[Update] Spatialities: Dynamic Places and Spaces. ABSTRACTS DUE JULY !
Rice Graduate Symposium
October 2-3, 2009
Rice University, Houston, TX
Call For Papers
Submission Deadline: July 1, 2009
Keynote Speaker: Dr. Sharon Marcus; Professor of Literature, Columbia University
As the citizen of the nation becomes the consumer of the multinational corporation, our roles as inhabitants of space become increasingly complicated. Our literature, our faith, our bodies all speak to the different ways that we find to occupy the shifting territories of the postmodern landscape. Looking both to the past and future can help us to discover the real and imagined ways our cultures can develop in more richly and defined ways.
We anticipate work that looks at the connections between spatialities and a broad variety of disciplines, including feminism, sexuality, gender, literature, anthropology, philosophy, architecture, performance, political science, linguistics, history, physics, and mathematics.
Possible paper topics might include, but are not limited to:
• Community planning
• The role of the global corporation
• Reconfigured national boundaries
• Real and imagined communities created by literature
• Bodies, sexuality, and limits
• Performance studies and the fourth wall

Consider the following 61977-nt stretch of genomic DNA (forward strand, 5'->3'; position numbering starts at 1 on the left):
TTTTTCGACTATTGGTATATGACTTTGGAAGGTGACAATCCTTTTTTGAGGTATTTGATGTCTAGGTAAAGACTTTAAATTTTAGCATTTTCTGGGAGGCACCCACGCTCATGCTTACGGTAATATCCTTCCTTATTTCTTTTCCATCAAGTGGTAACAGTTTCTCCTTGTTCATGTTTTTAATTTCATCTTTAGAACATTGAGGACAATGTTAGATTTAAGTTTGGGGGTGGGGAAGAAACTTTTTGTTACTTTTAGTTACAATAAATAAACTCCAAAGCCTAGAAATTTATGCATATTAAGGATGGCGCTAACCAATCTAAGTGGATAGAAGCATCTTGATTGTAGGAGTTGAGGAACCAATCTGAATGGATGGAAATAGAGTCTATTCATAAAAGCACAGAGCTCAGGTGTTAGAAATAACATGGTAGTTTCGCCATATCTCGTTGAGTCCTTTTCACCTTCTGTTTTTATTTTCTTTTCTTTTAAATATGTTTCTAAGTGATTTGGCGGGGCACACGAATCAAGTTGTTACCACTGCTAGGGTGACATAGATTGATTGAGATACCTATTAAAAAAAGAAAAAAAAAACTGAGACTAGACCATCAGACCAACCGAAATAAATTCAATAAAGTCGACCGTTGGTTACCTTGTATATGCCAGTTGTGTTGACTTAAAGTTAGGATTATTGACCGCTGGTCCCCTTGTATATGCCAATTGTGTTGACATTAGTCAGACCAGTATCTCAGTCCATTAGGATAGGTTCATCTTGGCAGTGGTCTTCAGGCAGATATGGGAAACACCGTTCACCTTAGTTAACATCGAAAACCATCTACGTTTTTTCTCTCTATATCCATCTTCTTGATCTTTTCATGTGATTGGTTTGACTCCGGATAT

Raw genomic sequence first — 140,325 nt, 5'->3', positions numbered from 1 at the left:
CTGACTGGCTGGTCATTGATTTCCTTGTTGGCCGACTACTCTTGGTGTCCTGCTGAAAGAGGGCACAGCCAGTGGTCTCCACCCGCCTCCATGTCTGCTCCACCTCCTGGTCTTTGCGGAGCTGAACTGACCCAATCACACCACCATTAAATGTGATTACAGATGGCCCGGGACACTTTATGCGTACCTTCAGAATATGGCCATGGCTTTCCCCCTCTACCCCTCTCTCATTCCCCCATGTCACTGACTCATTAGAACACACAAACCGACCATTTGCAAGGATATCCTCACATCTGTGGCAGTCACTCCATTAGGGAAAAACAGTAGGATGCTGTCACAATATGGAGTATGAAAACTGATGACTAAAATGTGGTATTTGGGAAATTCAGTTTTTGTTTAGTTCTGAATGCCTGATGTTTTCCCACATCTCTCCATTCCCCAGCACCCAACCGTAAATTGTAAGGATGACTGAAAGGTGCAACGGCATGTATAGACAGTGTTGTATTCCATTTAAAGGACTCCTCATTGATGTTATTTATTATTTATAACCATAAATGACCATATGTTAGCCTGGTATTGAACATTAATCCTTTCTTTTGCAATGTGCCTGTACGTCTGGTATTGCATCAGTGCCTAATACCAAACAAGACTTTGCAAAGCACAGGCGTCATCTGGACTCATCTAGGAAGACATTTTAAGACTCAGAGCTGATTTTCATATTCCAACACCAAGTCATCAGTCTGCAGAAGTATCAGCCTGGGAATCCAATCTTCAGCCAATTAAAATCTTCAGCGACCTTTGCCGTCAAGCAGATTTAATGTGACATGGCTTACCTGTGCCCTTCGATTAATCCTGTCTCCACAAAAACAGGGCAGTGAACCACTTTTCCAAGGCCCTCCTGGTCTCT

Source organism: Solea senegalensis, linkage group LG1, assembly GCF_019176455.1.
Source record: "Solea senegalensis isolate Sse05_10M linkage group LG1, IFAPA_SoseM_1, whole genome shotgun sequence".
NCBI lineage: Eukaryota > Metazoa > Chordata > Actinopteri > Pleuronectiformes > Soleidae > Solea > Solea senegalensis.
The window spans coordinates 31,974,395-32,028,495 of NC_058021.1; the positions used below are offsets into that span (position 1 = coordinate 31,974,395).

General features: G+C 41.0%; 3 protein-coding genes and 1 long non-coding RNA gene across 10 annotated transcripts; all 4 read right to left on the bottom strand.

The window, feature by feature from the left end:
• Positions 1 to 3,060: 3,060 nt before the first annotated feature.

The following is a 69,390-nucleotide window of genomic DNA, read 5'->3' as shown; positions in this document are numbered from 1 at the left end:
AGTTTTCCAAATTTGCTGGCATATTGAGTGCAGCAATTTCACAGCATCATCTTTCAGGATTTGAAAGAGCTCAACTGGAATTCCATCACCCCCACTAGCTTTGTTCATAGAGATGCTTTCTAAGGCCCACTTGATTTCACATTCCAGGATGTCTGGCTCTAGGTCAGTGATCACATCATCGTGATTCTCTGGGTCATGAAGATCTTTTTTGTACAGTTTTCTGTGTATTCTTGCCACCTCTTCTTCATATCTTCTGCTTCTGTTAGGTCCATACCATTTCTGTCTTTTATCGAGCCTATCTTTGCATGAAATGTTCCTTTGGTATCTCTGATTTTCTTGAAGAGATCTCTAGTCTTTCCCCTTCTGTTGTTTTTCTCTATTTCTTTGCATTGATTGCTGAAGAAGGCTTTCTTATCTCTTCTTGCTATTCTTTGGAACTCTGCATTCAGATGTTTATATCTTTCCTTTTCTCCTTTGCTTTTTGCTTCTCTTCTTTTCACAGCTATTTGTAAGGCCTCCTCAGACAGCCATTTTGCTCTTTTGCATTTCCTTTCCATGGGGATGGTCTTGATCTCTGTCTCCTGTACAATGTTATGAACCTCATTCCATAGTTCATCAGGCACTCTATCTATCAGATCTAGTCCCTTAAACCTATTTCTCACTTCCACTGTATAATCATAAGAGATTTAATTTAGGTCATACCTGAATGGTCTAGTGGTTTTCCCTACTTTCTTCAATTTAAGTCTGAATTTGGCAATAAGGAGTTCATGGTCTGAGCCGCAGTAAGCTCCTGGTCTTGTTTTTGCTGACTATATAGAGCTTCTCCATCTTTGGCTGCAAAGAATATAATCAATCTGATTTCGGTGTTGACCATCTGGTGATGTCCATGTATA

• Disciplinary spaces of the academy
• Travel narratives
• Ethnic and racial boundaries
Keynote Speaker, Professor Sharon Marcus. Sharon Marcus specializes in nineteenth-century British and French fiction, and has taught courses on the novel, Victorian genres, narrative theory, Oscar Wilde, theories of gender and sexuality, the city in nineteenth-century literature, and the year 1857 in England and France. Her first book, Apartment Stories: City and Home in Nineteenth-Century Paris and London (University of California Press, 1999), won honorable mention for the MLA Scaglione Prize for best book in comparative literature. Her second book, Between Women: Friendship, Desire, and Marriage in Victorian England (Princeton: 2007), is appearing in French and Spanish translations. She has published articles on Trollope, Charlotte Brontë, comparative sapphism, same-sex domesticity in Victorian England, Victorian fashion plates, Rosemary's Baby, sentimentality and cosmopolitanism in the writings of Anne Frank and Hannah Arendt, and the theory and practice of rape prevention, as well as overviews of the state of the three fields in which she works: queer studies, feminist criticism, and Victorian studies. She is currently writing a book about Oscar Wilde, Sarah Bernhardt, and theatrical celebrity in the nineteenth century.
Please send proposals for panels or individual paper abstracts of 250 words or less to firstname.lastname@example.org.